Ocular Coherence Tomography

What Is OCT?

Optical coherence tomography (OCT) is an imaging test that provides detailed images of the layers in the optic nerve and retina. Similar to an ultrasound test, OCT utilizes light waves instead of sound waves to direct focused light beams into the patient’s eye. The light beams are then reflected out of the eye. Once processed, eye care professionals are provided with detailed cross-sectional images depicting different structures in the eye. OCT is a simple and non-invasive test that takes roughly 15 minutes to complete.

Spectralis

Spectralis is an ophthalmic testing system manufactured by Heidelberg Engineering. The Spectralis proprietary system utilizes optical coherence tomography (OCT) and other diagnostic technology. Using Spectralis technology, eye care professionals can measure key ocular characteristics such as retinal thickness and create highly-detailed images of the patient’s retina and optic nerve. Eye care professionals often utilize the Spectralis system to diagnose glaucoma and macular diseases such as age-related macular degeneration (AMD) and macular edema.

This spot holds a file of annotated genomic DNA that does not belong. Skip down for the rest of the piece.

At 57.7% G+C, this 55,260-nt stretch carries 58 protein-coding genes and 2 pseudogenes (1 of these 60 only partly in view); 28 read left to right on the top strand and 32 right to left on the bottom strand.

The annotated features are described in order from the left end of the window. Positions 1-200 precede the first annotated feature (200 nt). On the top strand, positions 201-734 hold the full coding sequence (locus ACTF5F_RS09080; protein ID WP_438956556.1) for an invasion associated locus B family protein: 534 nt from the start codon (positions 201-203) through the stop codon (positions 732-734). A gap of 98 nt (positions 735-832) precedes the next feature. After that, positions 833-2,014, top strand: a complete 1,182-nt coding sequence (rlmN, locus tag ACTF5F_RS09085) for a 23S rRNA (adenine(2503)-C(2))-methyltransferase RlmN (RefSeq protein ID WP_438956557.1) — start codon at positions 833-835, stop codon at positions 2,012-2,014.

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Spectralis Research

The American Academy of Ophthalmology (AAO) published a study on the Spectralis OCT in its journal, Ophthalmology. Research indicated that the Spectralis provided eye care professionals with a more effective ability to detect glaucoma in patients. Spectralis images are magnified to an impressive one micron, or a thousandth of a millimeter. These images reveal individual cells and microscopic retinal layers.

Spectralis Innovations

The Spectralis system combines traditional OCT with other platforms to provide eye care professionals with high-quality innovations in eye care technology. Spectralis offers TruTrack technology to track the patient’s eye during imaging. Eye tracking in conjunction with dual-beam imaging can minimize motion artifacts that can interfere with the results of the image. This technology also allows for noise reduction to deliver more precise image detailing and enables the device to track change more precisely over time. This results in point-to-point correlation between OCT and fundus scans and improved image clarity and detail.

Optic Nerve Head DetailSpectralis has also combined SD-OCT with confocal scanning laser ophthalmoscopy (cSLO). This provides multiple retinal perspectives, helping to redefine disease diagnosis and treatment. cSLO uses laser light instead of traditional bright white light when illuminating the retina. Confocal imaging uses a focused laser beam to scan an object point by point. Then, the reflected light is captured through a confocal pinhole, or small aperture, in the device and suppress the light that is scattered or reflected from outside the focal plane. This prevents the image from appearing blurry and results show a sharp and high-contrast image.

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